Jeremiah’s letter to the Jewish exiles in Babylon was the focus of this week’s sermon. The letter is found in Jeremiah 29:4-9. In it the prophet exhorts his people to seek and pray for the peace of the city and asserts that the welfare of the exiles is directly linked to the peace and prosperity of the city where they reside.
The notion that exiles, or the oppressed of any description, should seek to be of benefit to those responsible for their oppression is troublesome on several levels. The prophet Jeremiah skirted the troublesome implications of collaborating with one’s oppressor by first, theologizing his consul to the exiles. The letter open’s with the words “This is what the LORD Almighty, the God of Israel says . . .” The counsel of the prophet was the word of God for the people of God in exile.
Second, God’s word to the exiles, though troublesome at first sight, is rather radical. God instructed the exiles to re-form rather than complaining and throwing pity parties; to, in the words of Booker T. Washington, put their buckets down where they were and build from there. This is a powerful notion. Oppressed people, victims of a rapacious and greed-driven spirit, should use resources that are readily available to them to re-build and re-form their communities, cultures, religious rituals and political structures.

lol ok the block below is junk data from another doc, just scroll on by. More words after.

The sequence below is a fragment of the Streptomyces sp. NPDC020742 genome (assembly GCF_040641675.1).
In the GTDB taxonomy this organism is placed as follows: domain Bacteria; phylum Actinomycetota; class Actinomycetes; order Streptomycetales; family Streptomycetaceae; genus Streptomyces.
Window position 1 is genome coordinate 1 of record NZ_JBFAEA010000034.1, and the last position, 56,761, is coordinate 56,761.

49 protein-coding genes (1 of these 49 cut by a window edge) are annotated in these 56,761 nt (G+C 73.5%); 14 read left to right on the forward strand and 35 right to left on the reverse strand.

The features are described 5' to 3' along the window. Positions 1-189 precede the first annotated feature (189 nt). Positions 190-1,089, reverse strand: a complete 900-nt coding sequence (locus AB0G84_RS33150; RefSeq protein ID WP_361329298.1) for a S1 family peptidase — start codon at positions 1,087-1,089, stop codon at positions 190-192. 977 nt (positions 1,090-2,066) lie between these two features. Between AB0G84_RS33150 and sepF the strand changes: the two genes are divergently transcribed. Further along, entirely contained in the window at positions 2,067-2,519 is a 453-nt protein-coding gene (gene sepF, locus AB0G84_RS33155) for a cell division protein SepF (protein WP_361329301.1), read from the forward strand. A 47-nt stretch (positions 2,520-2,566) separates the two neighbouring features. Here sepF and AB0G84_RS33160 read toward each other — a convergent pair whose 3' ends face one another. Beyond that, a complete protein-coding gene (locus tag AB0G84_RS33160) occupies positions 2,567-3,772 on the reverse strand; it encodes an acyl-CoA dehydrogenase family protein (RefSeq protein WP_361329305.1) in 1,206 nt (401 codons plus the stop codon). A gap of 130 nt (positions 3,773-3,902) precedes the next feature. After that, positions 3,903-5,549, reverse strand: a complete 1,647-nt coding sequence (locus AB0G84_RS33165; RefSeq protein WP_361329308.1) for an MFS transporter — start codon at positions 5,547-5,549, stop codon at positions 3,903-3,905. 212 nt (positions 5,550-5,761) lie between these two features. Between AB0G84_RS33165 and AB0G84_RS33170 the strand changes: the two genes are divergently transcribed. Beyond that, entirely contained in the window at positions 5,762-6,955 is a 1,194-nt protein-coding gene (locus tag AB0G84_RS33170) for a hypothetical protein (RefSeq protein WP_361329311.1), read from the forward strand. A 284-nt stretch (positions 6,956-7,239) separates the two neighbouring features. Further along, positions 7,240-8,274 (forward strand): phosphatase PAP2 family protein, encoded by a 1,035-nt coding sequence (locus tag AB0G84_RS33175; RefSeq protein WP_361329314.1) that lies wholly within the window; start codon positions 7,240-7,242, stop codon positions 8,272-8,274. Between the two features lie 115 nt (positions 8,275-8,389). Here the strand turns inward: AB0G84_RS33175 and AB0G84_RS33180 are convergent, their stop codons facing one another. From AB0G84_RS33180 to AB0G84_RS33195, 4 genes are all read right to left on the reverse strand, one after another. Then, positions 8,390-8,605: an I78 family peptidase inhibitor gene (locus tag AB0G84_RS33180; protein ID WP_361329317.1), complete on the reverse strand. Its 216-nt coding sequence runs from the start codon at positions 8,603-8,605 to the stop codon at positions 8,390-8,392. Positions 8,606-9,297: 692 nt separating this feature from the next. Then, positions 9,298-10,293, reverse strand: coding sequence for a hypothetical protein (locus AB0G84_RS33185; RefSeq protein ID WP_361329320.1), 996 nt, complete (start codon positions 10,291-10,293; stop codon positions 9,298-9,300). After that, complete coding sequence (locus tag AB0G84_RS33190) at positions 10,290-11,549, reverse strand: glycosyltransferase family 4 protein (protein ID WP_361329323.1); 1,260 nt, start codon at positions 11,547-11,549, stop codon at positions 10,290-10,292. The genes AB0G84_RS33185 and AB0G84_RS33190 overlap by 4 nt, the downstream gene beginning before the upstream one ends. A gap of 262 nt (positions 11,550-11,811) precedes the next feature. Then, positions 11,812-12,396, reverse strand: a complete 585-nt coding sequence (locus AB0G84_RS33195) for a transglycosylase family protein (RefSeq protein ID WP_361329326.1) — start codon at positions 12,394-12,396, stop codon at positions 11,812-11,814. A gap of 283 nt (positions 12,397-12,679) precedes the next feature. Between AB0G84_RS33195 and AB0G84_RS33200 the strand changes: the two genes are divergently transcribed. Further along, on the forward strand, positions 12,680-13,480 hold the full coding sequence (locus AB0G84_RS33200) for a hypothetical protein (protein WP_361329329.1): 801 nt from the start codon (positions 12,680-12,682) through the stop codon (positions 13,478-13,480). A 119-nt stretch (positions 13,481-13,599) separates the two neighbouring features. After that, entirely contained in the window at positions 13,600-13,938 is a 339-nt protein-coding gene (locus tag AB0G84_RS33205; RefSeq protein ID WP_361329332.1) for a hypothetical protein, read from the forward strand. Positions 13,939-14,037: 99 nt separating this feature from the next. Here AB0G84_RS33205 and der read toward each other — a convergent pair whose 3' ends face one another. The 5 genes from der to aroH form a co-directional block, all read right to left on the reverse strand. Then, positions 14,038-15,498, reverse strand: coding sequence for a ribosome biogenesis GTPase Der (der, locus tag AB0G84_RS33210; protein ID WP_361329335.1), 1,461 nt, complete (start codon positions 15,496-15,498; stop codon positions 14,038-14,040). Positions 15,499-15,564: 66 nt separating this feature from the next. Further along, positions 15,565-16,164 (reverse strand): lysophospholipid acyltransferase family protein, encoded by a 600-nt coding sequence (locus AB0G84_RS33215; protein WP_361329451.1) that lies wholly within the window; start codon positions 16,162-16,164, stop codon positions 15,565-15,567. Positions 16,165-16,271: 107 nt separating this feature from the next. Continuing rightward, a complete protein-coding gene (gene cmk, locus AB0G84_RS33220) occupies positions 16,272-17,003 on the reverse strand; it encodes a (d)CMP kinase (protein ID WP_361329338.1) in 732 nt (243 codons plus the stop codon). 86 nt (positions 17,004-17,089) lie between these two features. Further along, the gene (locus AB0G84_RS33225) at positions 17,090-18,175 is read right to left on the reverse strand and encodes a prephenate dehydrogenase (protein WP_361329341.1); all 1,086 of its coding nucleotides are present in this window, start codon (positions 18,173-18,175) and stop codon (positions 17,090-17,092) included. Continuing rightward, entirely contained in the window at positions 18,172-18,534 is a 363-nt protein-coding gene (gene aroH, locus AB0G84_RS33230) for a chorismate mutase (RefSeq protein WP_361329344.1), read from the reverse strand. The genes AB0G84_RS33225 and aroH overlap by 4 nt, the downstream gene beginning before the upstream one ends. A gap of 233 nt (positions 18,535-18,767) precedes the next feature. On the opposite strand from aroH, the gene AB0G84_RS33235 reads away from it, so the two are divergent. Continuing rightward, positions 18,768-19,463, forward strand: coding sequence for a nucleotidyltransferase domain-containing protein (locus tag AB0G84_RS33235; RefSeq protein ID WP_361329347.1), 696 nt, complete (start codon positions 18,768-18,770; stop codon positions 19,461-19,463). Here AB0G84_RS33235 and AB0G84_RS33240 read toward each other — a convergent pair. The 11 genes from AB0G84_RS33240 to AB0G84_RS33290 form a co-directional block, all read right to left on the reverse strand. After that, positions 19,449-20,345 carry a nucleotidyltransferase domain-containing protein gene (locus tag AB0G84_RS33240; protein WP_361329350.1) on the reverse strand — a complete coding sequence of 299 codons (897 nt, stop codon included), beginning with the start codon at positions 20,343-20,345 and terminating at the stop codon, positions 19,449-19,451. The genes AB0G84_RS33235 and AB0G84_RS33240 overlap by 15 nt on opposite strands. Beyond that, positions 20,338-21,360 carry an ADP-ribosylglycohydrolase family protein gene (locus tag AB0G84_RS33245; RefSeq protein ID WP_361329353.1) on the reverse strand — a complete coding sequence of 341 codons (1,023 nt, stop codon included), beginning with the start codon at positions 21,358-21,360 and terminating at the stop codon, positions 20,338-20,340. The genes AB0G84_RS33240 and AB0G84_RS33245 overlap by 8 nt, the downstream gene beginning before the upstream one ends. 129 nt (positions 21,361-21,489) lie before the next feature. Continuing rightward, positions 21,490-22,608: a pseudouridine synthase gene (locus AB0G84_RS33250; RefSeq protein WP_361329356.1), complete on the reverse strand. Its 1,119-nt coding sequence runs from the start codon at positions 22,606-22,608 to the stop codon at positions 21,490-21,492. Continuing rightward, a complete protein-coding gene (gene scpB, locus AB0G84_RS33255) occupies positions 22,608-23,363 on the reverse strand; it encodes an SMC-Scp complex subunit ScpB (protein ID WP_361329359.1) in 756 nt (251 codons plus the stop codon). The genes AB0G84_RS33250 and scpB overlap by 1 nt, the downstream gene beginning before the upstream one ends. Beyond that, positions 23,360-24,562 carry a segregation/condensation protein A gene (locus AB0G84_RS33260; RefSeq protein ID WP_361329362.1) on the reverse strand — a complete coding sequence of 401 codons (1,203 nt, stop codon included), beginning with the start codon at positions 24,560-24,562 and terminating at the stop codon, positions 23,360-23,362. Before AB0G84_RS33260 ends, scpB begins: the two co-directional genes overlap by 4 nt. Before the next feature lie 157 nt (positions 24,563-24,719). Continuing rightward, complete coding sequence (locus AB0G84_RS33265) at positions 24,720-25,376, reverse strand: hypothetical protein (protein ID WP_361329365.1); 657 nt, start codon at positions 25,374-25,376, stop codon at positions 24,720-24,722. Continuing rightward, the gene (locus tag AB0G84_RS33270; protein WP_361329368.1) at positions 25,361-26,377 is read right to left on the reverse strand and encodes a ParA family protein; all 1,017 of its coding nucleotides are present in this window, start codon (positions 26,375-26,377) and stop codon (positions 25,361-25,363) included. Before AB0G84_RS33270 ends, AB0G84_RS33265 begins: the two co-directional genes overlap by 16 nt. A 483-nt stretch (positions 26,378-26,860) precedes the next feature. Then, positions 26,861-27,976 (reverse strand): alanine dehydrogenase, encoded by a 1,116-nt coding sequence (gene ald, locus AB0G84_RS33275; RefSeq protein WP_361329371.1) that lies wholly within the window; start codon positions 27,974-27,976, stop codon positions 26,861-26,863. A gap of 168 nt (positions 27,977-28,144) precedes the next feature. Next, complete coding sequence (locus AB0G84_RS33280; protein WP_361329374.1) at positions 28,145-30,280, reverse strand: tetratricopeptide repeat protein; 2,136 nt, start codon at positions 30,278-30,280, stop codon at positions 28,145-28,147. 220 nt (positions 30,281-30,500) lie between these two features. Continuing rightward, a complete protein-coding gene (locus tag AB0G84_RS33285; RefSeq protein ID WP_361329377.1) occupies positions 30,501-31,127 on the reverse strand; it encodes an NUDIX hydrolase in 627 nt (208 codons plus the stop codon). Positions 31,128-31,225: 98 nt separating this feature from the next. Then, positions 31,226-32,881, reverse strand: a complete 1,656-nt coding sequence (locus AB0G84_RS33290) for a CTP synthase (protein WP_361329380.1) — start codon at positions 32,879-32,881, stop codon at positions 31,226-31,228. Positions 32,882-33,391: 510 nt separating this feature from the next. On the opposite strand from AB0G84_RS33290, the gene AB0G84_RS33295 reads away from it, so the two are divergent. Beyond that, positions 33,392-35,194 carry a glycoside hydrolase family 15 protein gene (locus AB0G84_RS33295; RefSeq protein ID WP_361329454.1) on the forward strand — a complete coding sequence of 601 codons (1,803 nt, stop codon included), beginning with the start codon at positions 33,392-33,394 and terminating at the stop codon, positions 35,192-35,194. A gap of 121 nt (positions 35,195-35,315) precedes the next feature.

Though most Africans in the western hemisphere are not in exile like the Jews to whom Jeremiah wrote, but are rather, the descendants of former slaves, the counsel found in Jeremiah’s letter pertains. It is incumbent on those of us in the African diaspora (diaspora means to displace or scatter) to work cooperatively with one another to build homes and neighborhoods, plant and harvest our own food, and grow our families in every healthy and loving way. It is such self-determining behaviors that glorify God, make the places where we live safe for our families, and solidify secure futures for our children.